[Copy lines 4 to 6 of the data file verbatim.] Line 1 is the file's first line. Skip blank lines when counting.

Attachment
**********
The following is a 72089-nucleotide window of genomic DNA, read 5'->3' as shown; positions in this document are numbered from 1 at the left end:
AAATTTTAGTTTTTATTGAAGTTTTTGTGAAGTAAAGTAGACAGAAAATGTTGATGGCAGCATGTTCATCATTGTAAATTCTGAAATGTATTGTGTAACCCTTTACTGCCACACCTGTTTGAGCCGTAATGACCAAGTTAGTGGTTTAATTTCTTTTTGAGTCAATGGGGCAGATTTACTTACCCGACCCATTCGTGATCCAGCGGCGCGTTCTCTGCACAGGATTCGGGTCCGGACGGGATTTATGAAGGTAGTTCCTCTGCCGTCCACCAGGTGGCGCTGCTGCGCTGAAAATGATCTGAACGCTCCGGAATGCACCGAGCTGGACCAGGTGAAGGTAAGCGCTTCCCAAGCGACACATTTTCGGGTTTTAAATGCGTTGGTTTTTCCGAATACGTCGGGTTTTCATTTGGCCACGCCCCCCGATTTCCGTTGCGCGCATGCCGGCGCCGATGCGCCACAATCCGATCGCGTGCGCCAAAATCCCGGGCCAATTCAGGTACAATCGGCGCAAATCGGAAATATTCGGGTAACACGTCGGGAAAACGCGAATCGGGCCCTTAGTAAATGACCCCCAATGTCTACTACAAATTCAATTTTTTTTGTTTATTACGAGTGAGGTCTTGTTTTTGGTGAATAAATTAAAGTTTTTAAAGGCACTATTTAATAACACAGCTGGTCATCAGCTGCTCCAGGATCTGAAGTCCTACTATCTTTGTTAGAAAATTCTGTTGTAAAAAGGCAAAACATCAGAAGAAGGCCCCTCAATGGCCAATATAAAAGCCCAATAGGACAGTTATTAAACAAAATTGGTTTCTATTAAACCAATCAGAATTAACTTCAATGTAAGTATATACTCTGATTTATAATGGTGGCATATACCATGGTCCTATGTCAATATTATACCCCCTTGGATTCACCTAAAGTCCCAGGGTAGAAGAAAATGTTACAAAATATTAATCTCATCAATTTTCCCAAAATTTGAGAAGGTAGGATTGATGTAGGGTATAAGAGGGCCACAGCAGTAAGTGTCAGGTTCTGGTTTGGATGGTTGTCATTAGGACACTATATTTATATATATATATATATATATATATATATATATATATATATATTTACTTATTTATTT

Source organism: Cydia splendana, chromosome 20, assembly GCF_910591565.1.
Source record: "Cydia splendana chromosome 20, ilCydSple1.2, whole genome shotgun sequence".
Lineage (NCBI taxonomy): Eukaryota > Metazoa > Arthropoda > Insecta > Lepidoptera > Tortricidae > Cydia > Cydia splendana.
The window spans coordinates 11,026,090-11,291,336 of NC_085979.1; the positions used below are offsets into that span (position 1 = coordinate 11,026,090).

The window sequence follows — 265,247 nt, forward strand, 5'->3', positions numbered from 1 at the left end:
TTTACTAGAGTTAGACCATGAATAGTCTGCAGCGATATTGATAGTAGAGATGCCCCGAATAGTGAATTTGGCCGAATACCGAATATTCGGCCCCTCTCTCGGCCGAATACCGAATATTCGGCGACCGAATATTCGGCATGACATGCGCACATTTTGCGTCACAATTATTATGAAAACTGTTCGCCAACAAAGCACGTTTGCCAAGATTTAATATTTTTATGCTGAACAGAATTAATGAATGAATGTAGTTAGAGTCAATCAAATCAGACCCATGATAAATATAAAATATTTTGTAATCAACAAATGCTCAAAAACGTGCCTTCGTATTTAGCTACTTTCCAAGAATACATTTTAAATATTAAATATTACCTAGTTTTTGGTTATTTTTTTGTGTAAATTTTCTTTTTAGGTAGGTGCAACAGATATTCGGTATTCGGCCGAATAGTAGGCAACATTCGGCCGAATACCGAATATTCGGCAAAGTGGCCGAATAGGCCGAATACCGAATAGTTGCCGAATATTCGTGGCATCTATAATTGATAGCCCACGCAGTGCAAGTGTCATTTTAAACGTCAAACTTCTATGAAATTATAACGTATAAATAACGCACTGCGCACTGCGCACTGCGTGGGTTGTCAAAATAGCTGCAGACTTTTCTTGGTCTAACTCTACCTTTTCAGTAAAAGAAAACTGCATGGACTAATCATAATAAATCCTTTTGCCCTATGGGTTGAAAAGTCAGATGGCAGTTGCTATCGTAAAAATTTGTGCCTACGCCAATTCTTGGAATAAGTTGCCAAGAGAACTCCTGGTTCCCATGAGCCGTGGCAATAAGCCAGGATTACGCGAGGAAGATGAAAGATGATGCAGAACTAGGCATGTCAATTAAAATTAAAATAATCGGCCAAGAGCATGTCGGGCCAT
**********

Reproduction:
Source record: "Cydia splendana chromosome 20, ilCydSple1.2, whole genome shotgun sequence".
Lineage (NCBI taxonomy): Eukaryota > Metazoa > Arthropoda > Insecta > Lepidoptera > Tortricidae > Cydia > Cydia splendana.
The window spans coordinates 11,026,090-11,291,336 of NC_085979.1; the positions used below are offsets into that span (position 1 = coordinate 11,026,090).